THE state of Government finances remains healthy after revenue collections for the nine months to September 2019 surpassed the target at $11,316 billion against expenditure of $10,449 billion, which represented a positive variance of $867,4 million.
This means Government spent less than it collected for the period under review.
According to the latest consolidated statement of financial performance, the revenue for the nine months was driven by taxes on goods and services, which contributed $6,019 billion against a target of $5,071 billion.
The positive state of Government finances, a common feature since November 2018, comes on the back of chastening austerity measures for most of this year, which saw Treasury rationalising public expenditures while also instituting initiatives to boost revenue inflows.
Resultantly, surpluses and trimmed expenditure have allowed Government to fund most of its programmes from non-borrowed funds while limiting expenditure over runs to within 4 percent of gross domestic product (GDP).
“Taxes on income contributed $3,140 billion against a budget of $2,594 billion, intermediate money transfer tax contributed $1,340 billion against a budget of $1,148 billion,” the report says.
Government has also stopped dependency on borrowing through the Reserve Bank of Zimbabwe (RBZ) overdraft facility and Treasury Bills to fund its programmes outside of the approved budget.
Non-tax revenue recorded a negative variance of 13 percent and much of the variance was on Government fees, fines and licences.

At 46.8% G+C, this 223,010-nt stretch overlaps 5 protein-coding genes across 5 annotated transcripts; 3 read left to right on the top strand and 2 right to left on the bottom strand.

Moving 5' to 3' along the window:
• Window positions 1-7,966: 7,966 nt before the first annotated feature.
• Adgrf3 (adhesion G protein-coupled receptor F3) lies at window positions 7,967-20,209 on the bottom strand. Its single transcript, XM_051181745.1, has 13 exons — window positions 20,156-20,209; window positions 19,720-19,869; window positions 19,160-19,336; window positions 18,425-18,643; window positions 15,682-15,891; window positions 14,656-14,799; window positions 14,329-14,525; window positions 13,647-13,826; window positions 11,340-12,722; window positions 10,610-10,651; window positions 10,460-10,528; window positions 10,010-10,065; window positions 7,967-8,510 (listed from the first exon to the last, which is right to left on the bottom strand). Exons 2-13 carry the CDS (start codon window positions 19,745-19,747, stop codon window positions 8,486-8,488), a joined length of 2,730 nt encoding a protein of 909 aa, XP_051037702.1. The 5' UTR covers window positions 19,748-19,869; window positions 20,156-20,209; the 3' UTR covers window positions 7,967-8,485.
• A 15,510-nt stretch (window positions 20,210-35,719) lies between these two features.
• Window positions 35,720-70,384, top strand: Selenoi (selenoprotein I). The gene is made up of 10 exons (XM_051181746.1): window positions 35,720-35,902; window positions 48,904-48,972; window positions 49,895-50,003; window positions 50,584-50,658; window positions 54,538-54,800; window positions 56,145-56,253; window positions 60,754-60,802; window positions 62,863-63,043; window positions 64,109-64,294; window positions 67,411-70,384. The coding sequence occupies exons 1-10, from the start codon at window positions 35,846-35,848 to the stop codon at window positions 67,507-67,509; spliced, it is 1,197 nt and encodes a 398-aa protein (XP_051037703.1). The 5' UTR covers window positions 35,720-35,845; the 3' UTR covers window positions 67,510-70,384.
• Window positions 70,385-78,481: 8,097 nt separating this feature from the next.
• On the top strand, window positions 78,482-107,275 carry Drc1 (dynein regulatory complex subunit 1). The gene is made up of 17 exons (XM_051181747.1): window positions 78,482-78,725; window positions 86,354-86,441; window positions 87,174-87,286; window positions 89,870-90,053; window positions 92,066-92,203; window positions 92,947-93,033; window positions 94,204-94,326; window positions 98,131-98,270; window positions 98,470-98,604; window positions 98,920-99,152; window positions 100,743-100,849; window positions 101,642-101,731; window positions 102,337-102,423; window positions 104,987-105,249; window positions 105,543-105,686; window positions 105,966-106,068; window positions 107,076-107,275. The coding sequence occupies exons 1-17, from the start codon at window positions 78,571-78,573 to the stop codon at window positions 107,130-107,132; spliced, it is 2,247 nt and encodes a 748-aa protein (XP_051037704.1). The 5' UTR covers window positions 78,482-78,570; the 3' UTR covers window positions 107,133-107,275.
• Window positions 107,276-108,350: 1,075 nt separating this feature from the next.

Expenditure for the nine months amounted to $10,449 billion against targeted expenses of $9,205 billion, resulting in variance of $1,243 billion. Salaries and wages took $3,550 billion against target of $3,025 billion. This represented a budget overshoot of 17 percent.
“The variance is due to Cost of Living Adjustment to all members of the public service (including employees of grant aided institutions), which was not effected during the period under review.”
During the period under review, $3,681 billion was spent on capital programmes against a target of $3,132 billion, which resulted in variance of $549 million.
Government plans to spend $26 billion this year after getting parliamentary approval to spend an additional $10 billion to supplement last year’s budget, announced in US dollars before the switch to local currency in February 2019 and subsequent inflation pressures.
Finance and Economic Development Minister Professor Mthuli Ncube last month announced a $63,6 billion budget for next year amid soaring inflation, which is a result of prices tracking the exchange rate dynamics.